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Working with Confidence & Power

By Chalcedon Editorial
October 26, 2019
Godly work is hierarchical, i.e., under God. It is a plan in action; it is a form of trust in God’s predestination. It is a baffling fact to outsiders that Calvinism, with its predestinarianism, has produced the hard-working future-oriented men as against the humanists. But to work against the void is debilitating, and humanism readily loses its fervor and replaces it with terror and coercion. When we work in the context of the certainty of God’s victory, we work with confidence and power. Instead of esprit decorps, or ingenious reason, we work under and in the Holy Spirit.[1]

We live in uncertain times, but the faithful have always faced that and worse. We are watching the decline of our culture—like the slow sinking of a boat taking on water—but somehow the church has survived for nearly 2,000 years. This would not be the case had there not been a trust in God’s victory in history. Such a perspective is rooted in long-term thinking that is future oriented, i.e., postmillennialism.

Humanism is short-term thinking, and it is not work-oriented. Humanism is impatient, and when it cannot get its way, it quickly resorts to “terror and coercion.” We are witnessing this now as the sheer insanity of the radical Left engages in “terrorism-lite” with a new totalitarianism directed against its ideological, cultural, and political opponents.

They cannot work long-term for the future they want so they work only to destroy. They have no promise of divine victory, and they have no sovereign god in which to trust. The spirit they have is a human one, and its weakness is demonstrated in its emotionalism as it lashes out at every semblance of godliness and Christian tradition.

Not Being Anxious Over Evil

The Christian, however, works in terms of God’s providence which surely means the victory of God in history. After all, if God governs all things, then it only makes sense that the end can be described beforehand:

Then cometh the end, when he shall have delivered up the kingdom to God, even the Father; when he shall have put down all rule and all authority and power. For he must reign, till he hath put all enemies under his feet. (1 Cor. 15:24-25)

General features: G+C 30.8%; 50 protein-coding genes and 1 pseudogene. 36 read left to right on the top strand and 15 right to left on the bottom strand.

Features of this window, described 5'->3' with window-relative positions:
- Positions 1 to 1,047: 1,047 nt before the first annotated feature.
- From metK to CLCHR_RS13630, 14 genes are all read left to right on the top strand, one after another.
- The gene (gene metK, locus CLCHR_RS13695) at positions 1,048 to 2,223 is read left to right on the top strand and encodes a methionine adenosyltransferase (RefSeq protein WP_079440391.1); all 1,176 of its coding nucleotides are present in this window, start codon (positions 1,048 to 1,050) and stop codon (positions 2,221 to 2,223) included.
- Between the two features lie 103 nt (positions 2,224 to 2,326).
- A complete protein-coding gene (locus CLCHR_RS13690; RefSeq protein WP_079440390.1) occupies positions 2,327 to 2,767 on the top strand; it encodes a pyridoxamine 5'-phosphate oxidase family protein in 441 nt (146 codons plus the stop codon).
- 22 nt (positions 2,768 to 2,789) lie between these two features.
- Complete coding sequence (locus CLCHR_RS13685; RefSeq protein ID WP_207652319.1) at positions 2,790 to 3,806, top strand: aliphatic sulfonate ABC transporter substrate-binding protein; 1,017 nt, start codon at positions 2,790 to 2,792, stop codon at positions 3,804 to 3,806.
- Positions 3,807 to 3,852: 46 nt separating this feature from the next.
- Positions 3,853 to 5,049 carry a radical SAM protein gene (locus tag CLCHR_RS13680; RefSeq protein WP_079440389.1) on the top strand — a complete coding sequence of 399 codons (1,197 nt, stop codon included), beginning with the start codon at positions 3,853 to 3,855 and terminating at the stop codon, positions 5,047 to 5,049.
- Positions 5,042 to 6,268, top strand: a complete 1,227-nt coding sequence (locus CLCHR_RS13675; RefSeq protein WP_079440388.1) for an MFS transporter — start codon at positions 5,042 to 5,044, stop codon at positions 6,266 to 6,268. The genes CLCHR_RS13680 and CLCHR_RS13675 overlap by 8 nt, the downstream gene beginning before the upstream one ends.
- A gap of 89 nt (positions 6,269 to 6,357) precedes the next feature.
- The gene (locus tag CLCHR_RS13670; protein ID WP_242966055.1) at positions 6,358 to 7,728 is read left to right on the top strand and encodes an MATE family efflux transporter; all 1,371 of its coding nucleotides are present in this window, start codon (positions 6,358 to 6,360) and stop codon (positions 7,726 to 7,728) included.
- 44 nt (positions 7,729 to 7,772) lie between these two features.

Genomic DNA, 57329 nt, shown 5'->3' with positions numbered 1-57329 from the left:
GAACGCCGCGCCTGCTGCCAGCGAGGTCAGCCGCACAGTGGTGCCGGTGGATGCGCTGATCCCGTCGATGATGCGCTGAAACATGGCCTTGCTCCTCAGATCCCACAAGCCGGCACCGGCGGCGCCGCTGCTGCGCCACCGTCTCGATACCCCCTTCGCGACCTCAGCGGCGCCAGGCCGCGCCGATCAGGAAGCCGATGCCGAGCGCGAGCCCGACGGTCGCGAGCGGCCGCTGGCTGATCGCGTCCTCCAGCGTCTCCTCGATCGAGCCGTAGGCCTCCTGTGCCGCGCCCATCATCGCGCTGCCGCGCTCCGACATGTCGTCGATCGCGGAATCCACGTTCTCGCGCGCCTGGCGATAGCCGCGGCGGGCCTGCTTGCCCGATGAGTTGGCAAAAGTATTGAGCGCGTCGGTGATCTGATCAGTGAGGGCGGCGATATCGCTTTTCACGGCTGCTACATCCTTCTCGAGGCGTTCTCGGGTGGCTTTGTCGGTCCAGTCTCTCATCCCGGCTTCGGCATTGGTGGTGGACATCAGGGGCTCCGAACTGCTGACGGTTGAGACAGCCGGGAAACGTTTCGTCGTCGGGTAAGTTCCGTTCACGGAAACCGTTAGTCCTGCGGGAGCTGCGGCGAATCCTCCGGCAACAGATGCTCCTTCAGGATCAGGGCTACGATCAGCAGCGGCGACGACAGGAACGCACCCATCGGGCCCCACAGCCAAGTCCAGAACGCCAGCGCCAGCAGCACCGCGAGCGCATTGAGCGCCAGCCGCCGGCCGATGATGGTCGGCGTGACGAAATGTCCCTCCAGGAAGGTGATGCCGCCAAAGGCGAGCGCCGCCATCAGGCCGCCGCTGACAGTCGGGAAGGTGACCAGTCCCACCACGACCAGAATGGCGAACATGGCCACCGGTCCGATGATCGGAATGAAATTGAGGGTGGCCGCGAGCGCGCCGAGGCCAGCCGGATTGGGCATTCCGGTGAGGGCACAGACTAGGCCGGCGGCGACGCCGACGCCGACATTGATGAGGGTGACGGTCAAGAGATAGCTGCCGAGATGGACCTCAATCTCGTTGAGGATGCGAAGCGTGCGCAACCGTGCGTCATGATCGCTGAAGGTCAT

This is why we can work with both confidence and power because we are equipped with the strong doctrine of providence, the calling to work in God’s law, and the indwelling enabling of the Holy Spirit. In this way, we can contend with humanism regardless of how dark the days might be, because “we know that all things work together for good to them that love God, to them who are the called according to his purpose” (Rom. 8:28). Rushdoony writes,

Humanism is an evil: we must do battle against it on all fronts. We must remember, however, that their coming and their going will only further God’s purpose and enrich God’s Kingdom, because nothing happens that will not further God’s Kingdom and the glory ultimately of His people in Him and to His purpose.[2]

Are we fretting because of our times? Then let us lean upon our faith. Are we worried about what we see around us? Then let us set our “affection on things above, not on things on the earth” (Col. 3:2). The firstness we seek is the Kingdom of God itself which is also the very antidote for all anxiousness:

But seek ye first the kingdom of God, and his righteousness; and all these things shall be added unto you. Take therefore no thought for the morrow: for the morrow shall take thought for the things of itself. Sufficient unto the day is the evil thereof. (Matt. 6:33-34)

The Church Is Perfectly Positioned Amongst Darkness

And if we are unencumbered by worry, then we are free to work in faith because faith should not lead to a passivity that waits only for God to work things out. Instead, our faith informs our eschatology which then informs our praxis. In short, providence and postmillennialism lead to faith and action which are the driving forces behind godly dominion:

In the Bible work is eschatological in meaning. It has a goal, the Kingdom of God. Work can be drudgery, a necessary means of survival, or work can be a means of dominion and subduing the earth (Gen. 1:26-28). Work can be a means of maintaining life and no more, or work can be the means of creating the future. Work thus can be done simply to maintain the status quo, or it can be the means of determining our tomorrows. Where work is eschatologically governed by the dominion mandate, it is constructive of things present and future. The modern era has seen the flourishing and decline of the idea of progress, but progress is simply the secular face of Biblical eschatology. (Emphasis in original)

The progress of humanism is grossly confused as we see the apex of technology and innovation juxtaposed against a rise in paganism, occultism, immorality, and violence. Fallen man can remake all his tools, but he cannot remake his soul. Darkness overshadows him, and he works tirelessly to dispel the light of God. Yet, in the midst of such darkness, we are perfectly positioned:

Ye are the light of the world. A city that is set on an hill cannot be hid. Neither do men light a candle, and put it under a bushel, but on a candlestick; and it giveth light unto all that are in the house. (Matt. 5:14-15)   

The Priority Is the Status of Our Light

Lest we think such an optimistic outlook is too grandiose—that remaking the world is obviously failing since we cannot seem to hang on to the Christian West—let us consider that our first priority is the status of our light and not the depth of the darkness that surrounds us.

For many Christians, they feel they are doing God a service by researching the darkness. This is a common thing among conspiracy theorists where a god-like status is ascribed to a secret cabal who exercise a control over history akin to that of God Himself. Such investigations do more harm than good because the call of God is to be a lighted city on a hill.